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September conference focuses on courts-Congress relationship

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Attorneys are already coveting a spot at a September conference on the relationship between Congress and the courts, which will include an appearance by U.S. Supreme Court Justice Samuel A. Alito Jr. and multiple other well-known jurists and public officials.

However, registration doesn't begin until Thursday.

Limited to the first 150, the Sept. 14 conference titled "Relations between Congress and the Federal Courts" is sponsored by the Indiana State Bar Association. Justice Alito will be the keynote speaker; joining him will the chief judges and others in each of Indiana's federal District courts, Indiana Chief Justice Randall T. Shepard, and lawmakers such as former U.S. Sen. Daniel R. Coats, and U.S. Reps. Baron Hill, Brad Ellsworth, and Mike Pence. Law school professors, incoming dean Gary Roberts at the Indiana University School of Law-Indianapolis, and ISBA president Richard Eynon will also speak.

Topics at the daylong conference will include the process for nominating federal judges, judicial activism, judges' pay, impeachment, and congressional efforts to limit court jurisdiction. Attendees will be able to receive Continuing Legal Education credit.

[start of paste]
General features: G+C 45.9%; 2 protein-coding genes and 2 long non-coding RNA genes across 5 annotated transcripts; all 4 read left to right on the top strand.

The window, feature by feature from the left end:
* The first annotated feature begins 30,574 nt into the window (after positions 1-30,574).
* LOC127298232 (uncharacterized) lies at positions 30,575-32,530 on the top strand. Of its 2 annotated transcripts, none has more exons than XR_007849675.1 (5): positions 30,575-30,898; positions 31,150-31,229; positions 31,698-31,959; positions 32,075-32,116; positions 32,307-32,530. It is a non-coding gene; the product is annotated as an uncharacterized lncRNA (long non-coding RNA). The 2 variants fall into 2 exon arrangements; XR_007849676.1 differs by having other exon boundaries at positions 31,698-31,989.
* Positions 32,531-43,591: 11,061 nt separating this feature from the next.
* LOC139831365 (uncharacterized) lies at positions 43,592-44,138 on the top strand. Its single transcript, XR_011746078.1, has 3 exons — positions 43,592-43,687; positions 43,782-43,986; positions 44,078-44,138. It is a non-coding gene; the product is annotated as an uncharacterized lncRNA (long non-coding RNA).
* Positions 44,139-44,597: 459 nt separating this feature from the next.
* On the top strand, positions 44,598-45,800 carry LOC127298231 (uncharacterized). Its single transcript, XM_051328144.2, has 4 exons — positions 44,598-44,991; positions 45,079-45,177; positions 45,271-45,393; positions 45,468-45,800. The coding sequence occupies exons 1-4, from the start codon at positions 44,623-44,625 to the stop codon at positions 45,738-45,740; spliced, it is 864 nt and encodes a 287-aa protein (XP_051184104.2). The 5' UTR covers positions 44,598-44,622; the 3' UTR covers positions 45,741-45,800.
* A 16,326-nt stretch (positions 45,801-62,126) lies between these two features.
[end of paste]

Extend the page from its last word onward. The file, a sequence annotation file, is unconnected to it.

The event will be in the Wynne Courtroom of Inlow Hall at IU School of Law-Indianapolis. According to the ISBA, members will receive notice about the registration via an e-newsletter to be sent Thursday. The form will also be available on the bar association's Web site at www.inbar.org.
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  1. The practitioners and judges who hail E-filing as the Saviour of the West need to contain their respective excitements. E-filing is federal court requires the practitioner to cram his motion practice into pigeonholes created by IT people. Compound motions or those seeking alternative relief are effectively barred, unless the practitioner wants to receive a tart note from some functionary admonishing about the "problem". E-filing is just another method by which courts and judges transfer their burden to practitioners, who are the really the only powerless components of the system. Of COURSE it is easier for the court to require all of its imput to conform to certain formats, but this imposition does NOT improve the quality of the practice of law and does NOT improve the ability of the practitioner to advocate for his client or to fashion pleadings that exactly conform to his client's best interests. And we should be very wary of the disingenuous pablum about the costs. The courts will find a way to stick it to the practitioner. Lake County is a VERY good example of this rapaciousness. Any one who does not believe this is invited to review the various special fees that system imposes upon practitioners- as practitioners- and upon each case ON TOP of the court costs normal in every case manually filed. Jurisprudence according to Aldous Huxley.

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